Autoconfiguration Enabled . . . . : XXXX
   Link-local IPv6 Address . . . . . : XXXXXXXXXXXXXXXXX
   IPv4 Address. . . . . . . . . . . : XXX.XXX.XXX.XXX
   Subnet Mask . . . . . . . . . . . : XXX.XXX.XXX.XXX

   Lease Obtained. . . . . . . . . . : XXXXXXXXXXXXXXXXX
   Lease Expires . . . . . . . . . . : XXXXXXXXXXXXXXXXX
   Default Gateway . . . . . . . . . : XXX.XXX.XXX.XXX
   DHCP Server . . . . . . . . . . . : XXX.XXX.XXX.XXX
   DHCPv6 IAID . . . . . . . . . . . : XXXXXXXXXX
   DHCPv6 Client DUID. . . . . . . . : XXXXXXXXXXXXXXXXX

   DNS Servers . . . . . . . . . . . : XXXXXXXXXXXXXXXXX

   NetBIOS over Tcpip. . . . . . . . : XXXXXXXXXX

Computers with a DHCP IP address:
  • Check to make sure that computer is picking up DHCP address from the server.  If you type IPCONFIG /ALL and the address range is 169.254.XXX.XXX range, its generally a good indication that you not connected to the network or your computer can't communicate with the DHCP server. One indication that you're computer is using a dynamic IP is the "DHCP Enabled" in output below will be "Yes".
Try following commands from an administrator prompt, this will renew your DHCP address:
ipconfig /release
ipconfig /renew

Things to Check
Below is a basic list things that you can check to help you diagnose the problem:
  • Find out if other people on the network are having the same problem as you.  This will help you to isolate if its just your computer or everyone's computer.
  • Ping the localhost, default gateway, and another remote machine.  Use the following command
    • ping localhost or, if this doesn't work there is a low-level problem with your network (e.g. driver or hardware)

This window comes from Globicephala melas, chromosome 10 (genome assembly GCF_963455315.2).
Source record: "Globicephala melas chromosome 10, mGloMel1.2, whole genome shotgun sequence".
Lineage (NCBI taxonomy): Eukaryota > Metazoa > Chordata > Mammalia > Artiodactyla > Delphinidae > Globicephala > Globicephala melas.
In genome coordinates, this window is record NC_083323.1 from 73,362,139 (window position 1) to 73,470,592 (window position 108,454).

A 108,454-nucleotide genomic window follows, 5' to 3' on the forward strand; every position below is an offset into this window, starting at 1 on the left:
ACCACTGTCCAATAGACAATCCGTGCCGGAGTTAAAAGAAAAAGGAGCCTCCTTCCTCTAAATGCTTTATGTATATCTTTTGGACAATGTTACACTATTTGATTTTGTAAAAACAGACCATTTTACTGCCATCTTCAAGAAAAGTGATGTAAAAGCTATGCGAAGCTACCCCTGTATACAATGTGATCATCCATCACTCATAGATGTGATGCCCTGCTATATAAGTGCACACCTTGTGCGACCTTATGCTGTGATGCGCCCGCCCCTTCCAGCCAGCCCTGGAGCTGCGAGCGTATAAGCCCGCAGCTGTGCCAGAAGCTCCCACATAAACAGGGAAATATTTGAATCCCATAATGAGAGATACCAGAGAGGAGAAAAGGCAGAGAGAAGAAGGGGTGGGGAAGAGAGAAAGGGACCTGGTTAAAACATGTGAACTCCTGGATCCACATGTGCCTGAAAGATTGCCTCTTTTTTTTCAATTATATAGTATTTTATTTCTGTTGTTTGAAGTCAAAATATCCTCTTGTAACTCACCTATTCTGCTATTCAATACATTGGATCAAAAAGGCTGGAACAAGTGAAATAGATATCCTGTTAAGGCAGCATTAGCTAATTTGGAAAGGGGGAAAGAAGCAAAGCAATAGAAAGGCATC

• ping <default_gateway>, this address will vary depending on the network you're on.  Look at the output from the IPCONFIG command to find the default gateway.  If you can make to the default gateway, but you can't get passed it then there might be a problem with your router/switch/ISP.  If you're on a basic home/small business network, log into your switch and see if its connected to Internet.
    • ping <website (e.g.>, If you can get to your default gate, but can't see the Internet their could be a your router's configuration or hardware, or possibly the ISP's Modem or connection.
  • Check the adapter status (e.g. is it able to see network cable, and/or network), and see what its display (in the Control Panel open the Network and Sharing Center, and click the link for Change Adapter Settings).  Try resetting the adapter (right-click the adapter and select Diagnose) if necessary.  Also make sure that there are no teaming issues if the adapters are teamed.
Note: If this is a small home/business network and you can't see the Internet: